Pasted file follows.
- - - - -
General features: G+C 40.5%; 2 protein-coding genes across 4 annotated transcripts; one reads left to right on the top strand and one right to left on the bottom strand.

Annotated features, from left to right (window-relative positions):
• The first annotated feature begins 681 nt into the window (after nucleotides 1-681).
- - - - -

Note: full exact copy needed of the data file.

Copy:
General features: G+C 40.5%; 2 protein-coding genes across 4 annotated transcripts; one reads left to right on the top strand and one right to left on the bottom strand.

Annotated features, from left to right (window-relative positions):
• The first annotated feature begins 681 nt into the window (after nucleotides 1-681).